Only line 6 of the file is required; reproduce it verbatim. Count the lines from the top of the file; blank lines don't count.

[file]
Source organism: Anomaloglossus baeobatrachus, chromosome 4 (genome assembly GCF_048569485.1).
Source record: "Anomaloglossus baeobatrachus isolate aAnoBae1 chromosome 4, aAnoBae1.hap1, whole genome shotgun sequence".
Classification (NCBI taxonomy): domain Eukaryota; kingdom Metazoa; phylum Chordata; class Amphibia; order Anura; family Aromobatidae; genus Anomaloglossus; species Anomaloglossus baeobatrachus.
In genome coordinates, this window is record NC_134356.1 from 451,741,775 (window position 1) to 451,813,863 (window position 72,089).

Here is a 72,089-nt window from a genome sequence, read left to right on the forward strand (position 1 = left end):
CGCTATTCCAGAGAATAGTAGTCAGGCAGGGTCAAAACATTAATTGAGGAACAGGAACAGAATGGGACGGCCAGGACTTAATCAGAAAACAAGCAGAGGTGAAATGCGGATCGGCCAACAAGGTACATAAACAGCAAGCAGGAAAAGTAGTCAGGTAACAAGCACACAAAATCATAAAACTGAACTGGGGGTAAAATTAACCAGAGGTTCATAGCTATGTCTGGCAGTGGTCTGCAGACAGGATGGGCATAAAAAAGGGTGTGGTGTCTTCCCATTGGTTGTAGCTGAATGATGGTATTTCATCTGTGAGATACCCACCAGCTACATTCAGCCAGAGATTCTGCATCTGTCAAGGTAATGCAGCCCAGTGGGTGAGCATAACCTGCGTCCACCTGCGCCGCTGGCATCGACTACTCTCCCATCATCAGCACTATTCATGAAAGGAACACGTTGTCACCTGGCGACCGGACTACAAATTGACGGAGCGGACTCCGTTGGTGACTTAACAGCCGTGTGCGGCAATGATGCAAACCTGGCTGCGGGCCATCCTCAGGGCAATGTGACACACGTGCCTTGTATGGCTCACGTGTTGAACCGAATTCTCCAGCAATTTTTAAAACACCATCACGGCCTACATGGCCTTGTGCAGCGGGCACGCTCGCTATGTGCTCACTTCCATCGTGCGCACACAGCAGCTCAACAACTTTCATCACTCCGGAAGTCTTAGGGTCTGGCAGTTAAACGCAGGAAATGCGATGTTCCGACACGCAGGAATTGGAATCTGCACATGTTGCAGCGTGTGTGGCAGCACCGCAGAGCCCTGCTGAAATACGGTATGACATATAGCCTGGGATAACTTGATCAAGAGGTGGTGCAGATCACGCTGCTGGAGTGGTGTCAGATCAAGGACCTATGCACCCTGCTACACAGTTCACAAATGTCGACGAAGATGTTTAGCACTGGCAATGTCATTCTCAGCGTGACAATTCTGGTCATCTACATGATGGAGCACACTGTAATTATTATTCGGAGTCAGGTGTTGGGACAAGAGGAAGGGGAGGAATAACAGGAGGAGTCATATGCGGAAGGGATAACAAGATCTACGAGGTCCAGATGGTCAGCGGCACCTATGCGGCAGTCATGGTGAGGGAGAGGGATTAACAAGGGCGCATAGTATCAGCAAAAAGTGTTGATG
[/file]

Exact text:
CGCTATTCCAGAGAATAGTAGTCAGGCAGGGTCAAAACATTAATTGAGGAACAGGAACAGAATGGGACGGCCAGGACTTAATCAGAAAACAAGCAGAGGTGAAATGCGGATCGGCCAACAAGGTACATAAACAGCAAGCAGGAAAAGTAGTCAGGTAACAAGCACACAAAATCATAAAACTGAACTGGGGGTAAAATTAACCAGAGGTTCATAGCTATGTCTGGCAGTGGTCTGCAGACAGGATGGGCATAAAAAAGGGTGTGGTGTCTTCCCATTGGTTGTAGCTGAATGATGGTATTTCATCTGTGAGATACCCACCAGCTACATTCAGCCAGAGATTCTGCATCTGTCAAGGTAATGCAGCCCAGTGGGTGAGCATAACCTGCGTCCACCTGCGCCGCTGGCATCGACTACTCTCCCATCATCAGCACTATTCATGAAAGGAACACGTTGTCACCTGGCGACCGGACTACAAATTGACGGAGCGGACTCCGTTGGTGACTTAACAGCCGTGTGCGGCAATGATGCAAACCTGGCTGCGGGCCATCCTCAGGGCAATGTGACACACGTGCCTTGTATGGCTCACGTGTTGAACCGAATTCTCCAGCAATTTTTAAAACACCATCACGGCCTACATGGCCTTGTGCAGCGGGCACGCTCGCTATGTGCTCACTTCCATCGTGCGCACACAGCAGCTCAACAACTTTCATCACTCCGGAAGTCTTAGGGTCTGGCAGTTAAACGCAGGAAATGCGATGTTCCGACACGCAGGAATTGGAATCTGCACATGTTGCAGCGTGTGTGGCAGCACCGCAGAGCCCTGCTGAAATACGGTATGACATATAGCCTGGGATAACTTGATCAAGAGGTGGTGCAGATCACGCTGCTGGAGTGGTGTCAGATCAAGGACCTATGCACCCTGCTACACAGTTCACAAATGTCGACGAAGATGTTTAGCACTGGCAATGTCATTCTCAGCGTGACAATTCTGGTCATCTACATGATGGAGCACACTGTAATTATTATTCGGAGTCAGGTGTTGGGACAAGAGGAAGGGGAGGAATAACAGGAGGAGTCATATGCGGAAGGGATAACAAGATCTACGAGGTCCAGATGGTCAGCGGCACCTATGCGGCAGTCATGGTGAGGGAGAGGGATTAACAAGGGCGCATAGTATCAGCAAAAAGTGTTGATG